A collection of resources on looking out for the mental wellbeing for you and your family during Coronavirus
If your child or teen is anxious about the war in Ukraine here are some suggestions on how you may reassure yourself while comforting them.
Advice and support for those supporting friends or family members at risk of domestic abuse.
These resources are designed for Black folk to help you feel empowered, improve your wellbeing, suggest tips for self care, and signpost you to sources of support.
If you want to offer support remotely this guide helps you become the best befriender!
If you, or someone you care about, is at risk of domestic abuse there is advice and links to support networks here.
If you're working outside the home and want to keep yourself and family safer during this pandemic, here are some tips from NHS Lothian.
A few ideas to light some small flames of hope.
Feeling panicked or scared? Need to calm down fast? These guided relaxation exercises are here to help.
These are difficult and unprecedented times and it’s understandable that you may feel anxious and afraid, particularly if you’re already isolated or vulnerable. The following resources are designed to boost your mood, build your confidence, and make you aware you are not alone and can reach out for help should you need it. Before reading further you may find this guidance from the UK government about taking care of your mental wellbeing during isolation reassuring.
Fears about the Coronavirus may be causing or worsening mental distress. If that’s the case for you the following resources may be comforting. This guide from Harvard University explains how to manage fears about the Coronavirus. Plus this advice from the Mental Health Foundation details how to protect your mental health right now; as does this resource from Mind. And GrowEatGift has tips on staying stable if you’re stuck at home.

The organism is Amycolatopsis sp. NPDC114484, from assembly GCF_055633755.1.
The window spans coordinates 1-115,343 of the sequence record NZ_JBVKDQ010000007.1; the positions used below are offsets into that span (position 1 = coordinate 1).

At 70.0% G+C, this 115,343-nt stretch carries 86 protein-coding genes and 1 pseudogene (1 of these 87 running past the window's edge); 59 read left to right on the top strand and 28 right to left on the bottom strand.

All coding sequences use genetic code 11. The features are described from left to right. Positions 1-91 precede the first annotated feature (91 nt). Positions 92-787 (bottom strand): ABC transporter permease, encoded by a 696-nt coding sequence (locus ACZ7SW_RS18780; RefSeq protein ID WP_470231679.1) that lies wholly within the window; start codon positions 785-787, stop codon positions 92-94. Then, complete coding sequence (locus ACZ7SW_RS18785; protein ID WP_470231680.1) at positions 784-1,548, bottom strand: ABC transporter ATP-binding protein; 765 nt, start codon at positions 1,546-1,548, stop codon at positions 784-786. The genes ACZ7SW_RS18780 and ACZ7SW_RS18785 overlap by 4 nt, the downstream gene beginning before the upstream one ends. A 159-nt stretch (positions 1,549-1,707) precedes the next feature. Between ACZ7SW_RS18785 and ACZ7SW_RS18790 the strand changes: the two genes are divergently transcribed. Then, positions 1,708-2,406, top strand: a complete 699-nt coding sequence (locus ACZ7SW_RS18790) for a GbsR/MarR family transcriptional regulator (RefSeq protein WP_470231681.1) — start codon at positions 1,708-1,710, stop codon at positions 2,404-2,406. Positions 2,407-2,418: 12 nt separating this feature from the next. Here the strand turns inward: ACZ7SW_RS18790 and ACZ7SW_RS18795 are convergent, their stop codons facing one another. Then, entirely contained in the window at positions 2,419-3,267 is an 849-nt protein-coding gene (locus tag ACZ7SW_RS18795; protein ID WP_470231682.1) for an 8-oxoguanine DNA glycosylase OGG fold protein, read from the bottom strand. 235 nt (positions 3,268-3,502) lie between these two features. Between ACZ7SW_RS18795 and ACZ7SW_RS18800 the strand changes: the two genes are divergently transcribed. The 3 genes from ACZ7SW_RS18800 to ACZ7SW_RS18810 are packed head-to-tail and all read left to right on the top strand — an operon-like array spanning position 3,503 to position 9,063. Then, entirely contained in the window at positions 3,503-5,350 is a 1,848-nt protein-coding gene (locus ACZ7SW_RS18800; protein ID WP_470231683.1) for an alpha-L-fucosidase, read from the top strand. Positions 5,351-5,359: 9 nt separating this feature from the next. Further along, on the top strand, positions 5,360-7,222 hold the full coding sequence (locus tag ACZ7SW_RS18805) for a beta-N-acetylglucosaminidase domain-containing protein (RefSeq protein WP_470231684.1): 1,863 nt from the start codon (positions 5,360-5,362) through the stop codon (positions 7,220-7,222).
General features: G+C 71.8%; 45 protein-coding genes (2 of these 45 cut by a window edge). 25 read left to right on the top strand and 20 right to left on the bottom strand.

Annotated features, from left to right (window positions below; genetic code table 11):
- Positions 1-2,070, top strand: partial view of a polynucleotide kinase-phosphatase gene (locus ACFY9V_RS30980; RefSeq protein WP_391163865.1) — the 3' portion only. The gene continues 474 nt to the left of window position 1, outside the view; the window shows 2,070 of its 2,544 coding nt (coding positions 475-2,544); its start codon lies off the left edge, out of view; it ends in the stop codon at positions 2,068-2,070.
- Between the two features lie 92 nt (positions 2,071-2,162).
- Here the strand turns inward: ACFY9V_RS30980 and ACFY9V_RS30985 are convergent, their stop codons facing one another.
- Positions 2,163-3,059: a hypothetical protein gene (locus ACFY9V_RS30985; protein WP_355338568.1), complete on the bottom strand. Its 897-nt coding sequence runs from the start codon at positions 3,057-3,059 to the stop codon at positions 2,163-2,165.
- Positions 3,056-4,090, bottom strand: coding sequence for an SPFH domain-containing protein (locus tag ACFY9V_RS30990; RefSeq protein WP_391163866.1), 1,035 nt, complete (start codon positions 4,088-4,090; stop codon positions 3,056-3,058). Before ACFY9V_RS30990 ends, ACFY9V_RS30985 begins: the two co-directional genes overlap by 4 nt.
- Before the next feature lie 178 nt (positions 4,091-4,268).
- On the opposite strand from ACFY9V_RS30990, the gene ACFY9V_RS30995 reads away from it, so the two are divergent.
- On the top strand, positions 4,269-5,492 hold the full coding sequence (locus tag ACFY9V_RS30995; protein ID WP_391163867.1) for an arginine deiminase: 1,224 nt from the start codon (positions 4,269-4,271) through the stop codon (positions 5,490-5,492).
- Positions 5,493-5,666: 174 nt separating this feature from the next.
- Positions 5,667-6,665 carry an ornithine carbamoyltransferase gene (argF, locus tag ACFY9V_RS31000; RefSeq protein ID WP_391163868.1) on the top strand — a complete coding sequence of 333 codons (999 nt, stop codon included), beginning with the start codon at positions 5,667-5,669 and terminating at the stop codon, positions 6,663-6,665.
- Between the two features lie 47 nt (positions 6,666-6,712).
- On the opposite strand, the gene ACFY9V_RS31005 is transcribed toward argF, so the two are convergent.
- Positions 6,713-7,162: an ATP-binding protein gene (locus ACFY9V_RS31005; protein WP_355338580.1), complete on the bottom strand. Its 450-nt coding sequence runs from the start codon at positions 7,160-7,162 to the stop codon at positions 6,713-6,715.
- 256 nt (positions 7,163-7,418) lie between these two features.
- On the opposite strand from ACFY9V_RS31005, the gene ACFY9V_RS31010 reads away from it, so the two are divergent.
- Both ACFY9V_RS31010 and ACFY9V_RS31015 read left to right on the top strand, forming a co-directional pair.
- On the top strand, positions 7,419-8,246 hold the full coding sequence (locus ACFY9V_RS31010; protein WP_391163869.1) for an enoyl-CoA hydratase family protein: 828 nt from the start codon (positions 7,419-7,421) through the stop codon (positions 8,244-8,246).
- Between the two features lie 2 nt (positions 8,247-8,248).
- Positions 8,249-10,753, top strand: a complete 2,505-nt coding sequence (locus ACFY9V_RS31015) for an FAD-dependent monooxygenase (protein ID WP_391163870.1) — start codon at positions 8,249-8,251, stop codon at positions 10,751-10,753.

In addition you may want to sign up to The Blurt Foundation who will email you regular updates to boost your mood.
Action for Happiness will encourage you to find ways to stay positive and resilient.
Mind provides information on mental distress plus ideas for self care and a helpline to call if you need it.
Samaritans are there to listen if you are feeling overwhelmed.
Resources for Wellbeing and Coping.
Citizens Advice offers practical information about all aspects of your life.
If you’re grieving or experiencing distress due to any kind of loss Ambiguous Loss has reassuring information.
The NHS have a range of apps you can use to promote your own wellbeing. Plus check the NHS information on Coronavirus for reliable health information (be cautious about all the scary stuff you see shared on social media).
You may want to take a break from the news or social media if it is making you more confused or worried. Or set up a WhatsApp or Facebook group for friends to share positive messages. You could identify key media that make you happy and zone out the negative. Or make a list of things you can enjoy doing at home (reading, binge watching series, cooking). Set aside time each day to do something you enjoy. Use a diary to record your moods, noting if you are struggling but equally looking for the positives even if they are very small (remembering, also we’re in ‘interesting’ times and you might want to record what happens for posterity or to celebrate how you got through this).
During any stressful time there may be additional problems arising in your life; or existing difficulties may remain. You can find help for any number of situations via here.
Look after yourself. It’s going to be okay.
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